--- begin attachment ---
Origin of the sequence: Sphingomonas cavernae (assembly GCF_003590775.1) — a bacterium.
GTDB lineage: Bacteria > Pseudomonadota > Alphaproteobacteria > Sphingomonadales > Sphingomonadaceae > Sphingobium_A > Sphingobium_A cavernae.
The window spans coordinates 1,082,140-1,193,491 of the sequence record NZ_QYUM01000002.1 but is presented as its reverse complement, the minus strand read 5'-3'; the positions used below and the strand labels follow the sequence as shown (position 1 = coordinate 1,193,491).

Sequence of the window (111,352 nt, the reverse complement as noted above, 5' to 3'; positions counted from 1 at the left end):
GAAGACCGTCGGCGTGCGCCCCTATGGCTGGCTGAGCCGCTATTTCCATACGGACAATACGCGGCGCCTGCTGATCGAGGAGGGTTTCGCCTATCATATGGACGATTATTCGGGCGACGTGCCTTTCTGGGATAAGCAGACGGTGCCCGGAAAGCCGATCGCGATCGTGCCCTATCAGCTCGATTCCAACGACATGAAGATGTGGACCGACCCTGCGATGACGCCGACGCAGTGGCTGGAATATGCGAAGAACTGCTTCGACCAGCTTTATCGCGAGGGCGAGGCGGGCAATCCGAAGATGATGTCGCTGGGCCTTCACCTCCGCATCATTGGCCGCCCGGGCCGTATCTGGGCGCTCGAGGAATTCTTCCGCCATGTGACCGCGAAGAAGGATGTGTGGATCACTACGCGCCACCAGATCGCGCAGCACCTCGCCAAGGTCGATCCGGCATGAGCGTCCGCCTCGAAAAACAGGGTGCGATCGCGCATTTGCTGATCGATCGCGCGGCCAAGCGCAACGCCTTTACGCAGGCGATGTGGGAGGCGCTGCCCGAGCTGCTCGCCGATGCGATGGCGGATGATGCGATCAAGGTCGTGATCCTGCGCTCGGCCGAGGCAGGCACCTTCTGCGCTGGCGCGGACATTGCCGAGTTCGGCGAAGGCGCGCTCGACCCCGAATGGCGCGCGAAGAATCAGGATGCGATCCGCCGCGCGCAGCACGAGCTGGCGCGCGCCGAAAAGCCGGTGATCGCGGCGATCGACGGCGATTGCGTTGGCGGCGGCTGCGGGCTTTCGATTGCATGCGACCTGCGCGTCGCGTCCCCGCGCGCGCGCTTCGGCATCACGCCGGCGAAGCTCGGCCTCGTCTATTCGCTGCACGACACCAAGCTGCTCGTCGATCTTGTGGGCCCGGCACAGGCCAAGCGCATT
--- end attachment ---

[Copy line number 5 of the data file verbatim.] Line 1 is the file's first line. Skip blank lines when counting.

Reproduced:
GAAGACCGTCGGCGTGCGCCCCTATGGCTGGCTGAGCCGCTATTTCCATACGGACAATACGCGGCGCCTGCTGATCGAGGAGGGTTTCGCCTATCATATGGACGATTATTCGGGCGACGTGCCTTTCTGGGATAAGCAGACGGTGCCCGGAAAGCCGATCGCGATCGTGCCCTATCAGCTCGATTCCAACGACATGAAGATGTGGACCGACCCTGCGATGACGCCGACGCAGTGGCTGGAATATGCGAAGAACTGCTTCGACCAGCTTTATCGCGAGGGCGAGGCGGGCAATCCGAAGATGATGTCGCTGGGCCTTCACCTCCGCATCATTGGCCGCCCGGGCCGTATCTGGGCGCTCGAGGAATTCTTCCGCCATGTGACCGCGAAGAAGGATGTGTGGATCACTACGCGCCACCAGATCGCGCAGCACCTCGCCAAGGTCGATCCGGCATGAGCGTCCGCCTCGAAAAACAGGGTGCGATCGCGCATTTGCTGATCGATCGCGCGGCCAAGCGCAACGCCTTTACGCAGGCGATGTGGGAGGCGCTGCCCGAGCTGCTCGCCGATGCGATGGCGGATGATGCGATCAAGGTCGTGATCCTGCGCTCGGCCGAGGCAGGCACCTTCTGCGCTGGCGCGGACATTGCCGAGTTCGGCGAAGGCGCGCTCGACCCCGAATGGCGCGCGAAGAATCAGGATGCGATCCGCCGCGCGCAGCACGAGCTGGCGCGCGCCGAAAAGCCGGTGATCGCGGCGATCGACGGCGATTGCGTTGGCGGCGGCTGCGGGCTTTCGATTGCATGCGACCTGCGCGTCGCGTCCCCGCGCGCGCGCTTCGGCATCACGCCGGCGAAGCTCGGCCTCGTCTATTCGCTGCACGACACCAAGCTGCTCGTCGATCTTGTGGGCCCGGCACAGGCCAAGCGCATT